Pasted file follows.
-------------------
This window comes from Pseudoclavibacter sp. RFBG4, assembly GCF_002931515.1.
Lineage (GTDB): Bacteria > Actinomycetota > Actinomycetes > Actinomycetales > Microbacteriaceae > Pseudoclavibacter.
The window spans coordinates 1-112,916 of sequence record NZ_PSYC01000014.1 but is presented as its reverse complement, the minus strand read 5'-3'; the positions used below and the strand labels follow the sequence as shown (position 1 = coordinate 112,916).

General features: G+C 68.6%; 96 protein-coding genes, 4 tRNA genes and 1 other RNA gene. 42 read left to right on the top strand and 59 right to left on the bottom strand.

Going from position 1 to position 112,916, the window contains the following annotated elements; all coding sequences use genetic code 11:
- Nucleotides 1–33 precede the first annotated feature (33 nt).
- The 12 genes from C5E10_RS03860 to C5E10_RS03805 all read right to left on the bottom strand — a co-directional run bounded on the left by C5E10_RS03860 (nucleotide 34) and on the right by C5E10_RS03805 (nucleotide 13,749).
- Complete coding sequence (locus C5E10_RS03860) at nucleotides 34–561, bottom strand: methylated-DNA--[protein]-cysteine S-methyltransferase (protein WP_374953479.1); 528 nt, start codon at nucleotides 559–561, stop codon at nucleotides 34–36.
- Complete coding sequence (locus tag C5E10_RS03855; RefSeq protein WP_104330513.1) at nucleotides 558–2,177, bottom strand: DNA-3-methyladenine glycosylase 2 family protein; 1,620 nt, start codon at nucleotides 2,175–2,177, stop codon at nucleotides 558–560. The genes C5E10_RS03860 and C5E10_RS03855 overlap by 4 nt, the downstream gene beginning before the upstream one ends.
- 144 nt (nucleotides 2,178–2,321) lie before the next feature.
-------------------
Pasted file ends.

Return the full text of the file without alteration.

This window comes from Pseudoclavibacter sp. RFBG4, assembly GCF_002931515.1.
Lineage (GTDB): Bacteria > Actinomycetota > Actinomycetes > Actinomycetales > Microbacteriaceae > Pseudoclavibacter.
The window spans coordinates 1-112,916 of sequence record NZ_PSYC01000014.1 but is presented as its reverse complement, the minus strand read 5'-3'; the positions used below and the strand labels follow the sequence as shown (position 1 = coordinate 112,916).

General features: G+C 68.6%; 96 protein-coding genes, 4 tRNA genes and 1 other RNA gene. 42 read left to right on the top strand and 59 right to left on the bottom strand.

Going from position 1 to position 112,916, the window contains the following annotated elements; all coding sequences use genetic code 11:
- Nucleotides 1–33 precede the first annotated feature (33 nt).
- The 12 genes from C5E10_RS03860 to C5E10_RS03805 all read right to left on the bottom strand — a co-directional run bounded on the left by C5E10_RS03860 (nucleotide 34) and on the right by C5E10_RS03805 (nucleotide 13,749).
- Complete coding sequence (locus C5E10_RS03860) at nucleotides 34–561, bottom strand: methylated-DNA--[protein]-cysteine S-methyltransferase (protein WP_374953479.1); 528 nt, start codon at nucleotides 559–561, stop codon at nucleotides 34–36.
- Complete coding sequence (locus tag C5E10_RS03855; RefSeq protein WP_104330513.1) at nucleotides 558–2,177, bottom strand: DNA-3-methyladenine glycosylase 2 family protein; 1,620 nt, start codon at nucleotides 2,175–2,177, stop codon at nucleotides 558–560. The genes C5E10_RS03860 and C5E10_RS03855 overlap by 4 nt, the downstream gene beginning before the upstream one ends.
- 144 nt (nucleotides 2,178–2,321) lie before the next feature.